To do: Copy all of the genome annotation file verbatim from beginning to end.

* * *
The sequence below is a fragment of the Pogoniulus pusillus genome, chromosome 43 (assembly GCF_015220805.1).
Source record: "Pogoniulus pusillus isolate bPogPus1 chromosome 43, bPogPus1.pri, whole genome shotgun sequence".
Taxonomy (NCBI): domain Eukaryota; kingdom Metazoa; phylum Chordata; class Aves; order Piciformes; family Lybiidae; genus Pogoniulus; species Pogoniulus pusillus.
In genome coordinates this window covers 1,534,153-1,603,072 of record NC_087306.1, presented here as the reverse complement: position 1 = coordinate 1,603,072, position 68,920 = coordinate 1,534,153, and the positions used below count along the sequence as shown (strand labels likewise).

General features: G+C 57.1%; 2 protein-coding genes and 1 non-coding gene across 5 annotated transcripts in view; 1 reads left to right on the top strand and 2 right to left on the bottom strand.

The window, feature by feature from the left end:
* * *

The sequence below is a fragment of the Pogoniulus pusillus genome, chromosome 43 (assembly GCF_015220805.1).
Source record: "Pogoniulus pusillus isolate bPogPus1 chromosome 43, bPogPus1.pri, whole genome shotgun sequence".
Taxonomy (NCBI): domain Eukaryota; kingdom Metazoa; phylum Chordata; class Aves; order Piciformes; family Lybiidae; genus Pogoniulus; species Pogoniulus pusillus.
In genome coordinates this window covers 1,534,153-1,603,072 of record NC_087306.1, presented here as the reverse complement: position 1 = coordinate 1,603,072, position 68,920 = coordinate 1,534,153, and the positions used below count along the sequence as shown (strand labels likewise).

General features: G+C 57.1%; 2 protein-coding genes and 1 non-coding gene across 5 annotated transcripts in view; 1 reads left to right on the top strand and 2 right to left on the bottom strand.

The window, feature by feature from the left end: